The real value, however, will be in the area of converged applications that VoIP enables.

"In two years we will be seeing a critical mass of applications in this area," says Gartner vice president Jeff Snyder. "These applications are what are going to make the compelling argument for switching to IP Telephony."

First of all, it brings voicemail, e-mail and faxes into a common inbox where they can be deleted, answered, forwarded or saved. They also provide presence management — the ability to see who else is logged onto the network at the time.

In a call center or help desk situation, for example, an analyst or agent can then escalate a call simply by finding who else is available and transferring both the caller and all supporting data or documents to that employee. This reduces the number of callbacks and improves customer service.

How a VoIP Phone Call Works

They also make teleconferencing, including document sharing, a standard desktop and telephone feature, rather than something that needs to be specially scheduled. Just clicking on an icon brings additional participants into the discussion. Certain telephony vendor including Avaya, Mitel, Nortel Networks and Siemens already offer some of these features, but getting to the point where they can be used in smaller businesses will take a bit of work.

To begin with, the network needs to be robust enough to handle the additional load and provide an adequate level of service. This means testing, modeling and, if necessary, building out the network so that it can handle the traffic. Remember, if the network is down, people can't use their computers or phones.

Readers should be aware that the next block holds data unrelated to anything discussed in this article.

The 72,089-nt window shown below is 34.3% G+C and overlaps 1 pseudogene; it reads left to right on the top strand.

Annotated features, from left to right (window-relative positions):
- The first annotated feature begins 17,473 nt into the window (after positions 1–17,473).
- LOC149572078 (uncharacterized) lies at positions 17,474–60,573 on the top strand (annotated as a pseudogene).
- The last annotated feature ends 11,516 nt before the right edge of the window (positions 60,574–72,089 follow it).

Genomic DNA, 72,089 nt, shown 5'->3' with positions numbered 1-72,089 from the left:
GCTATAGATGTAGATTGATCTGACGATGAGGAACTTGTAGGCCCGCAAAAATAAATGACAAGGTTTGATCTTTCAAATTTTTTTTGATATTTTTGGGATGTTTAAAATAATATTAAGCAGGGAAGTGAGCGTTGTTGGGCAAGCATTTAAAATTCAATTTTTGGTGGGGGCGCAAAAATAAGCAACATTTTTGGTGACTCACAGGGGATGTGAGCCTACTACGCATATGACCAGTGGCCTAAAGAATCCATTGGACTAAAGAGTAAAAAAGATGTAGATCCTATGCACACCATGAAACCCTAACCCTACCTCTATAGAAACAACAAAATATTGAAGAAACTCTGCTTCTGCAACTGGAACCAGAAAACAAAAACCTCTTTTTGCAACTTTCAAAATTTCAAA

Next, it involves replacing the existing telephony hardware and software including switches, private branch exchanges, voice mail, answering system, and the like. The traditional PBX (define) vendors — Avaya, Nortel, Mitel, Alcatel, Siemens, networking companies Cisco and 3Com, and specialty vendors such as AltiGen, Shoreline Communications and Vertical Networks — all have products that support VoIP.

Finally, all the telephone handsets need to support VoIP, which can be purchased from any of the vendors listed above.

Pieces of the Puzzle
If provisioning a new office and building a network from scratch, you should go ahead and put in VoIP, providing, of course that your mission critical applications will work on the platform. But for most organizations that already have an adequate phone system in place, Snyder recommends waiting until it is time to refresh existing switching hardware. After that they can gradually add the other pieces of the puzzle.

"First they buy a switch from their legacy vendor so they can run all their old systems on the new box; then they buy the data network; then they upgrade or replace their applications including any custom integration; finally they phase in the new telephones," Snyder explains. "That way they have the ability to spread the cost out over several years as appropriate."

Adapted from Datamation, part of the EarthWeb.com Network.